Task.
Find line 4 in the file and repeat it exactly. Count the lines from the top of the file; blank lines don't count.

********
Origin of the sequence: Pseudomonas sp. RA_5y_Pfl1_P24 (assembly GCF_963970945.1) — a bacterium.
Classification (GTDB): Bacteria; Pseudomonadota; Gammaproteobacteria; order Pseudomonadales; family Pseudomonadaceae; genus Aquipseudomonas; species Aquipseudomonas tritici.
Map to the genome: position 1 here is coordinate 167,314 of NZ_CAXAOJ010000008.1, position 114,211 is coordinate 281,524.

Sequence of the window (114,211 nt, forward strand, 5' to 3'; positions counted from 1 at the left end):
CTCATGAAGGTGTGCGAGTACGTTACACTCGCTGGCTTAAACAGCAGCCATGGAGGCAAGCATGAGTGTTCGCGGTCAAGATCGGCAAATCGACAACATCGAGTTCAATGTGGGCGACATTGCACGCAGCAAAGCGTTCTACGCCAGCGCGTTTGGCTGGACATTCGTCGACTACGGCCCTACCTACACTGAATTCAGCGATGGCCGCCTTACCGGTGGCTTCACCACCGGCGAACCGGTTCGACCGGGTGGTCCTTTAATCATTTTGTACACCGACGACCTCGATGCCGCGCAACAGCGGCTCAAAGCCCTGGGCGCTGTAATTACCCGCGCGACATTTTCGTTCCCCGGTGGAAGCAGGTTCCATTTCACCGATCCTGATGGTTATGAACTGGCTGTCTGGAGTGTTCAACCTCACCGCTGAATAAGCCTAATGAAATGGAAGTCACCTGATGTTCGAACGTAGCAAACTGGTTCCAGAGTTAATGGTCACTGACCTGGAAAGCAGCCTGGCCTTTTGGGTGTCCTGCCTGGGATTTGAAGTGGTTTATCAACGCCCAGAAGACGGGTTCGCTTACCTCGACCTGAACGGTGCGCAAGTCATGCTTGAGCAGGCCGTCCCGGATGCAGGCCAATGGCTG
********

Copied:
Sequence of the window (114,211 nt, forward strand, 5' to 3'; positions counted from 1 at the left end):